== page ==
But this is a Korean film. And as a Korean film, it must have melodrama. So we get more than our fair share of slow moments where we spent time with the characters reacting. At first, it’s a decent reprieve from the relentless action, but once we reach the final act of the film and we not have a limited amount of time before ceilings cave in or structural supports give way, this constant slowdown causes the film to drag.
What’s worse, there are moments in the film where we clearly see that there are about three minutes before something really bad happens and the characters know it. Yet we are treated to sad puppy dog eye scenes as characters mourn a possible death for what seems like well more than four minutes. By the end of the movie when one character makes a long expected heroic sacrifice that drags on and on with fellow survivors being sad and the martyr spending quite a bit of time moping, I’m pretty sure the Tower Sky would have already collapsed. Everyone’s going to die unless you do what you were planning to do and yet we have to watch you be all sad for more time than you actually have left?
That is when I start throwing (soft) objects at my screen. This really wouldn’t have been that much of a problem if we actually spent some time getting to know and care about these characters, but they are written so one-note that I just ended up rolling my eyes when the film slows everything down to say, “Oh, look, this character that we took the time to give a single shallow characteristic is going to die. Care! Care!” And I found myself rolling my eyes so much at times I’m sure it looked like I was having a seizure. I simply can’t love cardboard cutouts.
That’s not to say that the film doesn’t have its moments. I mean, Kim Sang-kyung and Sohn Ye-jin have some cute moments as a potential couple, the comedic beats from Kim In-kwon and other minor characters are fun. The actors clearly didn’t have much to work with, but most of them manage a decent moment or two. Also, the special effects and even some of the action sequences are pretty good.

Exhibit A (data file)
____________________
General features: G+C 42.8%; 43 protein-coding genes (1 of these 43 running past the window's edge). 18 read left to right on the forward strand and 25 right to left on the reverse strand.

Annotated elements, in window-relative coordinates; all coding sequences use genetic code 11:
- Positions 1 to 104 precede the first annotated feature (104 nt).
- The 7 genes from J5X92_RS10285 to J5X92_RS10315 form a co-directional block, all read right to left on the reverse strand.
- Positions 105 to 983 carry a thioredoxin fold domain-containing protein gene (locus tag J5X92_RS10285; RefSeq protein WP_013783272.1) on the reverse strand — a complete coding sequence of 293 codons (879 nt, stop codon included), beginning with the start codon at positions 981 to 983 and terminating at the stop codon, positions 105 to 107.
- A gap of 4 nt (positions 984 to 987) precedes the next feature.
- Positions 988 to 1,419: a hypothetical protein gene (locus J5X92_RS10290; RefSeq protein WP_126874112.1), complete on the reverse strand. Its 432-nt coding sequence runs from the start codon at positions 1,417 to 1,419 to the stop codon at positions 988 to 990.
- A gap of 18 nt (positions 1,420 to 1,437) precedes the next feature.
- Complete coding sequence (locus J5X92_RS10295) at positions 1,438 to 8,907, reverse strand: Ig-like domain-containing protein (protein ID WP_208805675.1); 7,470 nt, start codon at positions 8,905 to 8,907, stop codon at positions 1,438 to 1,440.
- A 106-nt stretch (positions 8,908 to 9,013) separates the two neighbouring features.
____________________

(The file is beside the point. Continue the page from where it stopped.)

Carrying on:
But, in the end, if you’re going to try to inject your film with actual honest-to-goodness drama, you really need to have actual honest-to-goodness characters and not the cardboard action film archetypes here. If you’re going to have flat characters, just blow them up when dramatically appropriate and move onto the next threat without giving the audience too much a second to breathe. Otherwise it’s really easy to start seeing just how empty the story really is.
In the end, this attempt to stuff a drama into a decent action-disaster film makes the experience increasingly tedious as it goes on. You simply don’t have enough character in The Tower’s characters for the drama to payoff. And it’s worse because you can pretty much guess who lives and who dies well before the destruction starts happening. Sure, there might be some surprises, but by the time they happen, the film has pretty much lost most of the goodwill earned by its highly technically proficient scenes of destruction.
If you are a fan of disaster films, there is probably enough disaster in The Tower to be enjoyable. In fact, the action moments, when not bogged down by needless drama, are relatively engaging enough that I think most audiences will actually be able to make it through the film on them alone. But The Tower‘s insistence on slow, unnecessary, and unearned dramatic moments feels like it’s trying so very hard to wring at least a tear out of your eye. And for me, finishing the film became as much of a chore as wringing every last drop of water from my clothes after a laundry gone wrong. Approach with caution. 6/10.